London, 28 August - The reimposition of nuclear-related sanctions against Iran is a legal and justified national security measure that cannot be challenged by Tehran at the United Nations' highest court, according to the U.S. State Department Legal Adviser, Jennifer Newstead.
On August 28th, Newstead called on judges at the International Court of Justice (ICJ) to reject Iran’s request to order the suspension of the sanctions reimposed by the Trump administration after the withdrawal from the 2015 nuclear accord between Tehran and six world powers that curbed Tehran’s nuclear ambitions in exchange for lifting crippling sanctions.
Newstead argued that the United States has the right to protect its national security, and told the UN court in The Hague that it has no jurisdiction to rule on the matter.
Mohsen Mohebi, a lawyer representing Iran, told the court that the U.S. policies on Iran were "nothing but a naked economic aggression,” on August 27th, the first day of the hearings.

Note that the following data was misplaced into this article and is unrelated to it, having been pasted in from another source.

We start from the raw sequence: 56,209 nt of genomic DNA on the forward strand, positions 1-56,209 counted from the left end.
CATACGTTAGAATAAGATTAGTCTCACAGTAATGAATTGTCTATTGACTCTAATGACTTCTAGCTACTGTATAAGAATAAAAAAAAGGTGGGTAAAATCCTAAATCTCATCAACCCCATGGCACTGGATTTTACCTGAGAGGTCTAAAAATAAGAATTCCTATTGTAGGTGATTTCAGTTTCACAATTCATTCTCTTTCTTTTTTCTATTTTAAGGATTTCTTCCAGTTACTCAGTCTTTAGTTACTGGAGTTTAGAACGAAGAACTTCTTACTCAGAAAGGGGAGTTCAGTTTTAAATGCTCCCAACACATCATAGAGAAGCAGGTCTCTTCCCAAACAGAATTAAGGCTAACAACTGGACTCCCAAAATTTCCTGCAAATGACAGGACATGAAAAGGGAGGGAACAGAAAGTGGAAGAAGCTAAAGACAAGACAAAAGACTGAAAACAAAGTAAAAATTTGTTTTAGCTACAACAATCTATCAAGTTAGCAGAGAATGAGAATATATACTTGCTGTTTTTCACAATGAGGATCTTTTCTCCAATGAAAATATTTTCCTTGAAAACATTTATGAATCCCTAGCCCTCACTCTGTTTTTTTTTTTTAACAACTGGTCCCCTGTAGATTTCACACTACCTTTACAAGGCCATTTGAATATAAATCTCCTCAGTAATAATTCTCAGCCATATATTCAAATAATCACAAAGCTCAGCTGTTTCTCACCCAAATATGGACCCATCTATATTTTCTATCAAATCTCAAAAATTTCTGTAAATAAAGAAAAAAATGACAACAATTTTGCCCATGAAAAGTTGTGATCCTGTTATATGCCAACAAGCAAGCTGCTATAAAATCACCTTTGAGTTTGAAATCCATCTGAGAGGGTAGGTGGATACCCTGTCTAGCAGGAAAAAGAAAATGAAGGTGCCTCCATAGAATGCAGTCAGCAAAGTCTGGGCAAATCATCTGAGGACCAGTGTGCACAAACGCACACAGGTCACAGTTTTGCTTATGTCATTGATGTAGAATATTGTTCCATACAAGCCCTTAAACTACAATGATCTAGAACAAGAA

In July, Iran filed a complaint with the ICJ claiming that the sanctions breach a 1955 friendship treaty between Washington and Tehran. Known as the Treaty of Amity, the treaty called for "friendly relations" between the two countries, and encouraged mutual trade and investment. It also regulated diplomatic ties. However, the treaty was signed at a time of close relations between Washington and Tehran, long before the 1979 Islamic Revolution.
Although the United States has exited from the 2015 nuclear deal, the other signees of the treaty and have vowed to stay in it, and urged Washington to remain, as well.
The re-imposed sanctions target Iran's automotive industry, its trade in gold and other precious metals, and purchases of U.S. currency, which is crucial to support its oil exports and other global trade.
In November, more sanctions will go into effect, and they specifically target Iran's banking sector and oil industry, which will severely affect the Iranian economy. They mandate that companies who buy Iranian crude oil must completely cut those exports by the beginning of November, which means that the Trump administration will not allow countries to gradually phase out Iranian crude exports over many months, as the Obama White House did.
Oil prices spiked following the announcement, which comes at a time when oil markets are finely balanced and crude futures have recently hit 3½-year highs.